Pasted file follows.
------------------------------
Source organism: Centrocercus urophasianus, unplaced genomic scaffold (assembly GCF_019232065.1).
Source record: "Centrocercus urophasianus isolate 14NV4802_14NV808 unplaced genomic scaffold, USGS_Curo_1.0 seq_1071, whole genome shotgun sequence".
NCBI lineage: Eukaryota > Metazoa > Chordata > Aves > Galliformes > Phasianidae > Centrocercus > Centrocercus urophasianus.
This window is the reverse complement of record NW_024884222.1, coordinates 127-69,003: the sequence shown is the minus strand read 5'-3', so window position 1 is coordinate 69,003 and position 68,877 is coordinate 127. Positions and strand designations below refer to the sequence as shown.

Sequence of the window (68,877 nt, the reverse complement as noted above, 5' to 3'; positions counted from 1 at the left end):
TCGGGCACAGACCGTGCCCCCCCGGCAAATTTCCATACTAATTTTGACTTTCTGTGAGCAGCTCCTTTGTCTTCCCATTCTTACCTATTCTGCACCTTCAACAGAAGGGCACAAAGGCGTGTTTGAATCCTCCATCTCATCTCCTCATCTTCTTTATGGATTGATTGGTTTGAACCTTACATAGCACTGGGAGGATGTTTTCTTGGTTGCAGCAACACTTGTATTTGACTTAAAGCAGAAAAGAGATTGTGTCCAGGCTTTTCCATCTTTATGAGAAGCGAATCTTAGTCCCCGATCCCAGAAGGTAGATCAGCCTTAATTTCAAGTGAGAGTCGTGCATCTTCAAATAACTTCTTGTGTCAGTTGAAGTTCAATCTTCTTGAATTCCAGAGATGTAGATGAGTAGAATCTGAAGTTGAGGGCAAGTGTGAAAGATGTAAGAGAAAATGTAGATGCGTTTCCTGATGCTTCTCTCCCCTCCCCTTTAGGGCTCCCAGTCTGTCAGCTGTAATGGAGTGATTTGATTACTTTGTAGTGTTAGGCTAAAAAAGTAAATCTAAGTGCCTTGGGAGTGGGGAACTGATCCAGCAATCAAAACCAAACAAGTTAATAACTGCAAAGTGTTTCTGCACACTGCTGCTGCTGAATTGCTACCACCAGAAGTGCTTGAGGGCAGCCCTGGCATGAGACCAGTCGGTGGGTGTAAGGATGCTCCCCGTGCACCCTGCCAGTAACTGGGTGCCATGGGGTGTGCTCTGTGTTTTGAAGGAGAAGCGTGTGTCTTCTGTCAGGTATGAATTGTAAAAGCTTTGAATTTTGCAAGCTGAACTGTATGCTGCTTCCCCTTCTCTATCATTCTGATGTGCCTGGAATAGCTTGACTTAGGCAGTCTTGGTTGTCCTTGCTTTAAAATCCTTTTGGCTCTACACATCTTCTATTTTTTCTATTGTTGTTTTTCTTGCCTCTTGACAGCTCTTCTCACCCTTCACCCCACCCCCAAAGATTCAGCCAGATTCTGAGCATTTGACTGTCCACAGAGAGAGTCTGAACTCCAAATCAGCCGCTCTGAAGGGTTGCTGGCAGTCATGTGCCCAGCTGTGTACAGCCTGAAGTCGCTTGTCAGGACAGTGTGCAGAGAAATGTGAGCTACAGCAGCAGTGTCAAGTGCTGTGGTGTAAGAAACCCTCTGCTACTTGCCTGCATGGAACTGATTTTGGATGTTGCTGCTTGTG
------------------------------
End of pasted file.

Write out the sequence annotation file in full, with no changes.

Source organism: Centrocercus urophasianus, unplaced genomic scaffold (assembly GCF_019232065.1).
Source record: "Centrocercus urophasianus isolate 14NV4802_14NV808 unplaced genomic scaffold, USGS_Curo_1.0 seq_1071, whole genome shotgun sequence".
NCBI lineage: Eukaryota > Metazoa > Chordata > Aves > Galliformes > Phasianidae > Centrocercus > Centrocercus urophasianus.
This window is the reverse complement of record NW_024884222.1, coordinates 127-69,003: the sequence shown is the minus strand read 5'-3', so window position 1 is coordinate 69,003 and position 68,877 is coordinate 127. Positions and strand designations below refer to the sequence as shown.

Sequence of the window (68,877 nt, the reverse complement as noted above, 5' to 3'; positions counted from 1 at the left end):
TCGGGCACAGACCGTGCCCCCCCGGCAAATTTCCATACTAATTTTGACTTTCTGTGAGCAGCTCCTTTGTCTTCCCATTCTTACCTATTCTGCACCTTCAACAGAAGGGCACAAAGGCGTGTTTGAATCCTCCATCTCATCTCCTCATCTTCTTTATGGATTGATTGGTTTGAACCTTACATAGCACTGGGAGGATGTTTTCTTGGTTGCAGCAACACTTGTATTTGACTTAAAGCAGAAAAGAGATTGTGTCCAGGCTTTTCCATCTTTATGAGAAGCGAATCTTAGTCCCCGATCCCAGAAGGTAGATCAGCCTTAATTTCAAGTGAGAGTCGTGCATCTTCAAATAACTTCTTGTGTCAGTTGAAGTTCAATCTTCTTGAATTCCAGAGATGTAGATGAGTAGAATCTGAAGTTGAGGGCAAGTGTGAAAGATGTAAGAGAAAATGTAGATGCGTTTCCTGATGCTTCTCTCCCCTCCCCTTTAGGGCTCCCAGTCTGTCAGCTGTAATGGAGTGATTTGATTACTTTGTAGTGTTAGGCTAAAAAAGTAAATCTAAGTGCCTTGGGAGTGGGGAACTGATCCAGCAATCAAAACCAAACAAGTTAATAACTGCAAAGTGTTTCTGCACACTGCTGCTGCTGAATTGCTACCACCAGAAGTGCTTGAGGGCAGCCCTGGCATGAGACCAGTCGGTGGGTGTAAGGATGCTCCCCGTGCACCCTGCCAGTAACTGGGTGCCATGGGGTGTGCTCTGTGTTTTGAAGGAGAAGCGTGTGTCTTCTGTCAGGTATGAATTGTAAAAGCTTTGAATTTTGCAAGCTGAACTGTATGCTGCTTCCCCTTCTCTATCATTCTGATGTGCCTGGAATAGCTTGACTTAGGCAGTCTTGGTTGTCCTTGCTTTAAAATCCTTTTGGCTCTACACATCTTCTATTTTTTCTATTGTTGTTTTTCTTGCCTCTTGACAGCTCTTCTCACCCTTCACCCCACCCCCAAAGATTCAGCCAGATTCTGAGCATTTGACTGTCCACAGAGAGAGTCTGAACTCCAAATCAGCCGCTCTGAAGGGTTGCTGGCAGTCATGTGCCCAGCTGTGTACAGCCTGAAGTCGCTTGTCAGGACAGTGTGCAGAGAAATGTGAGCTACAGCAGCAGTGTCAAGTGCTGTGGTGTAAGAAACCCTCTGCTACTTGCCTGCATGGAACTGATTTTGGATGTTGCTGCTTGTG